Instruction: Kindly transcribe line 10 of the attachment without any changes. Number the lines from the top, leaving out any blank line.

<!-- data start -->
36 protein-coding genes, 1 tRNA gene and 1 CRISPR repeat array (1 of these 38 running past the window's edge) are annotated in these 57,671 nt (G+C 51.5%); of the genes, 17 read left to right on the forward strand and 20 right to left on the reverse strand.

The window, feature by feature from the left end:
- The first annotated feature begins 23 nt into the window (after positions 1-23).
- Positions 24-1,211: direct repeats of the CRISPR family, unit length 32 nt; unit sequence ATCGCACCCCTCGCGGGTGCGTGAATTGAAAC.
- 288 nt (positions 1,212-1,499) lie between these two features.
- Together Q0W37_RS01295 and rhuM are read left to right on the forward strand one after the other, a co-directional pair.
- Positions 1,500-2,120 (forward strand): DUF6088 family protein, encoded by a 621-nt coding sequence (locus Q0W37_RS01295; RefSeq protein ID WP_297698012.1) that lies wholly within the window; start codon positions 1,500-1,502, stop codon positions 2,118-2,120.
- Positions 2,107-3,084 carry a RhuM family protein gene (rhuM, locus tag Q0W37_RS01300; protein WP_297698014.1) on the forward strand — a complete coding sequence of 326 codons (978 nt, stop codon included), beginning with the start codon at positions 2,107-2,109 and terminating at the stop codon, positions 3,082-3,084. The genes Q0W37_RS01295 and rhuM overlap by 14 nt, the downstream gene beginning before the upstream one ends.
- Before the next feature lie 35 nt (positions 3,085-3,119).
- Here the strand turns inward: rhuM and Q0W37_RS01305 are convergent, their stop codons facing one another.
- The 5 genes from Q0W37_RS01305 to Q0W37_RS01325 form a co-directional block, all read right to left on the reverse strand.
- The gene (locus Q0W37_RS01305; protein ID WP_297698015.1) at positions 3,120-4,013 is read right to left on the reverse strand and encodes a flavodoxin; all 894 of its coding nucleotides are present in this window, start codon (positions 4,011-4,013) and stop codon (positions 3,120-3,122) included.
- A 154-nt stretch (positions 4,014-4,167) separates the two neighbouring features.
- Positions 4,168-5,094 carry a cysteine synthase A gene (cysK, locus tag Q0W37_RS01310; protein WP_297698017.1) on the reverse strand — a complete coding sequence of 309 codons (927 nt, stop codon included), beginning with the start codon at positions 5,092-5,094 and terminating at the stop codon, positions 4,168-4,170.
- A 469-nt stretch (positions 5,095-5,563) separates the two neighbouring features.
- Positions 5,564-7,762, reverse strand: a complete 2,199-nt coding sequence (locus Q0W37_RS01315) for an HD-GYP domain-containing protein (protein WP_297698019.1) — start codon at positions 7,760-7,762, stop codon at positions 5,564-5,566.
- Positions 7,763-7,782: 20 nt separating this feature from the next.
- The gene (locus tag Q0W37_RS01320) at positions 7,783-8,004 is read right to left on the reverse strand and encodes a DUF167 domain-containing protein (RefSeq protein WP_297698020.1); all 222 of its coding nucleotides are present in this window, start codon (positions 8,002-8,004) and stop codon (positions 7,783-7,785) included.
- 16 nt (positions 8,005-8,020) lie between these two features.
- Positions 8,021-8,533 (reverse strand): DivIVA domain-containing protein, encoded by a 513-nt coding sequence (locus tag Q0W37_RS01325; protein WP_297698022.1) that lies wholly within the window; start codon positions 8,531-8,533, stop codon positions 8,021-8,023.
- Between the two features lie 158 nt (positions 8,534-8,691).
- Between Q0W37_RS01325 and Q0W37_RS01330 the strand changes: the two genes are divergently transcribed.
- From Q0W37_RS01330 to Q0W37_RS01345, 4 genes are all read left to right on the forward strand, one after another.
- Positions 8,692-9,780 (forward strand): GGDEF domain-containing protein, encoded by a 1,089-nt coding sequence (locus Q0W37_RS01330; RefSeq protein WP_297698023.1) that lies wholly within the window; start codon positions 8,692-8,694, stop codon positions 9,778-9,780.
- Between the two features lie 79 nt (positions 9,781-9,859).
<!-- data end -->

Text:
- Here the strand turns inward: rhuM and Q0W37_RS01305 are convergent, their stop codons facing one another.